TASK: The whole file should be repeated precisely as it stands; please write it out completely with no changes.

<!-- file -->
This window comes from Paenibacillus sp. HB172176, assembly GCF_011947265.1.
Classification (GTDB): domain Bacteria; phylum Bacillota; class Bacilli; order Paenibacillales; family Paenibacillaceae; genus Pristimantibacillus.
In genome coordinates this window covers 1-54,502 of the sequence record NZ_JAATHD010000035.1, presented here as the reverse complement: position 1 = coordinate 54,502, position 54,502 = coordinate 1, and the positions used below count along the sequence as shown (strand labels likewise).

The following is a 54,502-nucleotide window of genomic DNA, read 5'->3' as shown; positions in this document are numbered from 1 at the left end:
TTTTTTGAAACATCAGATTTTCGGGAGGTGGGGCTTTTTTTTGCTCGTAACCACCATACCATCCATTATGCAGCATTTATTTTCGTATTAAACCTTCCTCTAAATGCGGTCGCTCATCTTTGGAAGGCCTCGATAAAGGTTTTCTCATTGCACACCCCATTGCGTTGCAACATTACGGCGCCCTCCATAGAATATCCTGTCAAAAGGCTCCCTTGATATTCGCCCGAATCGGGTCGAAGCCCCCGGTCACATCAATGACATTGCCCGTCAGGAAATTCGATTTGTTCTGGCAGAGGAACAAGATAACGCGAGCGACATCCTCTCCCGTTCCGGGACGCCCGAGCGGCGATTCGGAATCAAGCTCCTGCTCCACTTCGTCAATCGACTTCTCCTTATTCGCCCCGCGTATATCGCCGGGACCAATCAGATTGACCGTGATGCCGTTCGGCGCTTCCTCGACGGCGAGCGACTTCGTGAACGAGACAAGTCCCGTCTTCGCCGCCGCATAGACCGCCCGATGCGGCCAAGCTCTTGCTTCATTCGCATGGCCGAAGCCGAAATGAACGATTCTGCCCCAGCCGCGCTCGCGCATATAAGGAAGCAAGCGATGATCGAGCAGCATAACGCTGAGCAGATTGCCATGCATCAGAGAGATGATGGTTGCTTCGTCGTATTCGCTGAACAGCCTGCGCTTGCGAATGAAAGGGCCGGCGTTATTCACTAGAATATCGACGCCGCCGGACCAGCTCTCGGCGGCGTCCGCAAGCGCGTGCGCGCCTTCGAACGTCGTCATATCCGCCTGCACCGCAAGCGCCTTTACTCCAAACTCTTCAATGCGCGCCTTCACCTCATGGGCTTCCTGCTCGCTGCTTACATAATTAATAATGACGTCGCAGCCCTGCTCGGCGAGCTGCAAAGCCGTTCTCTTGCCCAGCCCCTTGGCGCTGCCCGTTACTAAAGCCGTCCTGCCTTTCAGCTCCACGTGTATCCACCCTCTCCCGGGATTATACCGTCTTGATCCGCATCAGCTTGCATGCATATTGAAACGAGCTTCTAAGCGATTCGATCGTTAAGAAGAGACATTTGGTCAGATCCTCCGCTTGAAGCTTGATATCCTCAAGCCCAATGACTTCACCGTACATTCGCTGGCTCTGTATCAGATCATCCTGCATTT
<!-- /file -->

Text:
This window comes from Paenibacillus sp. HB172176, assembly GCF_011947265.1.
Classification (GTDB): domain Bacteria; phylum Bacillota; class Bacilli; order Paenibacillales; family Paenibacillaceae; genus Pristimantibacillus.
In genome coordinates this window covers 1-54,502 of the sequence record NZ_JAATHD010000035.1, presented here as the reverse complement: position 1 = coordinate 54,502, position 54,502 = coordinate 1, and the positions used below count along the sequence as shown (strand labels likewise).

The following is a 54,502-nucleotide window of genomic DNA, read 5'->3' as shown; positions in this document are numbered from 1 at the left end:
TTTTTTGAAACATCAGATTTTCGGGAGGTGGGGCTTTTTTTTGCTCGTAACCACCATACCATCCATTATGCAGCATTTATTTTCGTATTAAACCTTCCTCTAAATGCGGTCGCTCATCTTTGGAAGGCCTCGATAAAGGTTTTCTCATTGCACACCCCATTGCGTTGCAACATTACGGCGCCCTCCATAGAATATCCTGTCAAAAGGCTCCCTTGATATTCGCCCGAATCGGGTCGAAGCCCCCGGTCACATCAATGACATTGCCCGTCAGGAAATTCGATTTGTTCTGGCAGAGGAACAAGATAACGCGAGCGACATCCTCTCCCGTTCCGGGACGCCCGAGCGGCGATTCGGAATCAAGCTCCTGCTCCACTTCGTCAATCGACTTCTCCTTATTCGCCCCGCGTATATCGCCGGGACCAATCAGATTGACCGTGATGCCGTTCGGCGCTTCCTCGACGGCGAGCGACTTCGTGAACGAGACAAGTCCCGTCTTCGCCGCCGCATAGACCGCCCGATGCGGCCAAGCTCTTGCTTCATTCGCATGGCCGAAGCCGAAATGAACGATTCTGCCCCAGCCGCGCTCGCGCATATAAGGAAGCAAGCGATGATCGAGCAGCATAACGCTGAGCAGATTGCCATGCATCAGAGAGATGATGGTTGCTTCGTCGTATTCGCTGAACAGCCTGCGCTTGCGAATGAAAGGGCCGGCGTTATTCACTAGAATATCGACGCCGCCGGACCAGCTCTCGGCGGCGTCCGCAAGCGCGTGCGCGCCTTCGAACGTCGTCATATCCGCCTGCACCGCAAGCGCCTTTACTCCAAACTCTTCAATGCGCGCCTTCACCTCATGGGCTTCCTGCTCGCTGCTTACATAATTAATAATGACGTCGCAGCCCTGCTCGGCGAGCTGCAAAGCCGTTCTCTTGCCCAGCCCCTTGGCGCTGCCCGTTACTAAAGCCGTCCTGCCTTTCAGCTCCACGTGTATCCACCCTCTCCCGGGATTATACCGTCTTGATCCGCATCAGCTTGCATGCATATTGAAACGAGCTTCTAAGCGATTCGATCGTTAAGAAGAGACATTTGGTCAGATCCTCCGCTTGAAGCTTGATATCCTCAAGCCCAATGACTTCACCGTACATTCGCTGGCTCTGTATCAGATCATCCTGCATTT